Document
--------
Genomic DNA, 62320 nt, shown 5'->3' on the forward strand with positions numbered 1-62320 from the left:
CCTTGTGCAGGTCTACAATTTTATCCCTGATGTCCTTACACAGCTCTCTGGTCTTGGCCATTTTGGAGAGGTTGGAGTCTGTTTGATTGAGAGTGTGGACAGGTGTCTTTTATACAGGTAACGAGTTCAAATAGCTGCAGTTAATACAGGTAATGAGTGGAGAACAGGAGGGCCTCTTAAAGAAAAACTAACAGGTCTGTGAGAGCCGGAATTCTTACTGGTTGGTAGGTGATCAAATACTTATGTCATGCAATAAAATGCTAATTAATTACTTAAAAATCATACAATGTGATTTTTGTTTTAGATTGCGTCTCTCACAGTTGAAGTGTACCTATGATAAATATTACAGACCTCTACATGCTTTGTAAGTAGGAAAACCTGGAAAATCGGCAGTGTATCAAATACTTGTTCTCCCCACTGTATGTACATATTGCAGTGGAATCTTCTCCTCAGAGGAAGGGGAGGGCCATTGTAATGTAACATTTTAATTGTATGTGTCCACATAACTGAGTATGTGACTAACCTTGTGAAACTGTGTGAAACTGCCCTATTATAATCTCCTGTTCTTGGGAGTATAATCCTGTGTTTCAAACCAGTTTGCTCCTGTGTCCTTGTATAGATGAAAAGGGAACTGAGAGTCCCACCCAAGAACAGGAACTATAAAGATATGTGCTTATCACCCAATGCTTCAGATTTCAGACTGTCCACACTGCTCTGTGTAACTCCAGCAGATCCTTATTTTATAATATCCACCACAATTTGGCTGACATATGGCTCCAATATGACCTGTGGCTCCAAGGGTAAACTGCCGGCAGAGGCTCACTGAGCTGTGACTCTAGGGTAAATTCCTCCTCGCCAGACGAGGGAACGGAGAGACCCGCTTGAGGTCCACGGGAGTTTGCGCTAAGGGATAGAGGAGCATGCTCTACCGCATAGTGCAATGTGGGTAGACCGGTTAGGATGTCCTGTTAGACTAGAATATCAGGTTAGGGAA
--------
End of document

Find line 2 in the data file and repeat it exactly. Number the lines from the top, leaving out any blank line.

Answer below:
CCTTGTGCAGGTCTACAATTTTATCCCTGATGTCCTTACACAGCTCTCTGGTCTTGGCCATTTTGGAGAGGTTGGAGTCTGTTTGATTGAGAGTGTGGACAGGTGTCTTTTATACAGGTAACGAGTTCAAATAGCTGCAGTTAATACAGGTAATGAGTGGAGAACAGGAGGGCCTCTTAAAGAAAAACTAACAGGTCTGTGAGAGCCGGAATTCTTACTGGTTGGTAGGTGATCAAATACTTATGTCATGCAATAAAATGCTAATTAATTACTTAAAAATCATACAATGTGATTTTTGTTTTAGATTGCGTCTCTCACAGTTGAAGTGTACCTATGATAAATATTACAGACCTCTACATGCTTTGTAAGTAGGAAAACCTGGAAAATCGGCAGTGTATCAAATACTTGTTCTCCCCACTGTATGTACATATTGCAGTGGAATCTTCTCCTCAGAGGAAGGGGAGGGCCATTGTAATGTAACATTTTAATTGTATGTGTCCACATAACTGAGTATGTGACTAACCTTGTGAAACTGTGTGAAACTGCCCTATTATAATCTCCTGTTCTTGGGAGTATAATCCTGTGTTTCAAACCAGTTTGCTCCTGTGTCCTTGTATAGATGAAAAGGGAACTGAGAGTCCCACCCAAGAACAGGAACTATAAAGATATGTGCTTATCACCCAATGCTTCAGATTTCAGACTGTCCACACTGCTCTGTGTAACTCCAGCAGATCCTTATTTTATAATATCCACCACAATTTGGCTGACATATGGCTCCAATATGACCTGTGGCTCCAAGGGTAAACTGCCGGCAGAGGCTCACTGAGCTGTGACTCTAGGGTAAATTCCTCCTCGCCAGACGAGGGAACGGAGAGACCCGCTTGAGGTCCACGGGAGTTTGCGCTAAGGGATAGAGGAGCATGCTCTACCGCATAGTGCAATGTGGGTAGACCGGTTAGGATGTCCTGTTAGACTAGAATATCAGGTTAGGGAA